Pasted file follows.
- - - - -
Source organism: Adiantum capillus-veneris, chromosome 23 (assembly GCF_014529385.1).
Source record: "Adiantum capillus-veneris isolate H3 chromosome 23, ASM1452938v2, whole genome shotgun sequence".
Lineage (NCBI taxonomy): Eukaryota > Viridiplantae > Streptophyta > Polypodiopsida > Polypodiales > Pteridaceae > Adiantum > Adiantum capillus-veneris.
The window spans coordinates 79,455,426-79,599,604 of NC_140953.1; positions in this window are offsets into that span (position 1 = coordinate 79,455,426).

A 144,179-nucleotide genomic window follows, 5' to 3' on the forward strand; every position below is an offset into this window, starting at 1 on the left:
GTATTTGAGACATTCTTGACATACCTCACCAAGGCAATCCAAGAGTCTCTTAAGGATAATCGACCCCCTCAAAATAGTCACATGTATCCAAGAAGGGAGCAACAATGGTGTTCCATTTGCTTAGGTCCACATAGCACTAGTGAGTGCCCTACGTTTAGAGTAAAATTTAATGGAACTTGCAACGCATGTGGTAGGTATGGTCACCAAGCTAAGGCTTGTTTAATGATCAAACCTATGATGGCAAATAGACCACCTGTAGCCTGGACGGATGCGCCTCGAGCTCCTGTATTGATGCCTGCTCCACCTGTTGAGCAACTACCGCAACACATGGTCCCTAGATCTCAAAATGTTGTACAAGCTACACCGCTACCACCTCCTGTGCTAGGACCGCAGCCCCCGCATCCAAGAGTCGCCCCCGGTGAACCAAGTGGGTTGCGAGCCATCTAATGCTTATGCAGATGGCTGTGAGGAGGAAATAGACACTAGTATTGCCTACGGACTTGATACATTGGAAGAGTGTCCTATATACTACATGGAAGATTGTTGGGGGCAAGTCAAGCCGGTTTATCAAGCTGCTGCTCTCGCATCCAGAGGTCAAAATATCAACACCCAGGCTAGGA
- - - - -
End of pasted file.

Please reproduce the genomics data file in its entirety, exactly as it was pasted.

Source organism: Adiantum capillus-veneris, chromosome 23 (assembly GCF_014529385.1).
Source record: "Adiantum capillus-veneris isolate H3 chromosome 23, ASM1452938v2, whole genome shotgun sequence".
Lineage (NCBI taxonomy): Eukaryota > Viridiplantae > Streptophyta > Polypodiopsida > Polypodiales > Pteridaceae > Adiantum > Adiantum capillus-veneris.
The window spans coordinates 79,455,426-79,599,604 of NC_140953.1; positions in this window are offsets into that span (position 1 = coordinate 79,455,426).

A 144,179-nucleotide genomic window follows, 5' to 3' on the forward strand; every position below is an offset into this window, starting at 1 on the left:
GTATTTGAGACATTCTTGACATACCTCACCAAGGCAATCCAAGAGTCTCTTAAGGATAATCGACCCCCTCAAAATAGTCACATGTATCCAAGAAGGGAGCAACAATGGTGTTCCATTTGCTTAGGTCCACATAGCACTAGTGAGTGCCCTACGTTTAGAGTAAAATTTAATGGAACTTGCAACGCATGTGGTAGGTATGGTCACCAAGCTAAGGCTTGTTTAATGATCAAACCTATGATGGCAAATAGACCACCTGTAGCCTGGACGGATGCGCCTCGAGCTCCTGTATTGATGCCTGCTCCACCTGTTGAGCAACTACCGCAACACATGGTCCCTAGATCTCAAAATGTTGTACAAGCTACACCGCTACCACCTCCTGTGCTAGGACCGCAGCCCCCGCATCCAAGAGTCGCCCCCGGTGAACCAAGTGGGTTGCGAGCCATCTAATGCTTATGCAGATGGCTGTGAGGAGGAAATAGACACTAGTATTGCCTACGGACTTGATACATTGGAAGAGTGTCCTATATACTACATGGAAGATTGTTGGGGGCAAGTCAAGCCGGTTTATCAAGCTGCTGCTCTCGCATCCAGAGGTCAAAATATCAACACCCAGGCTAGGA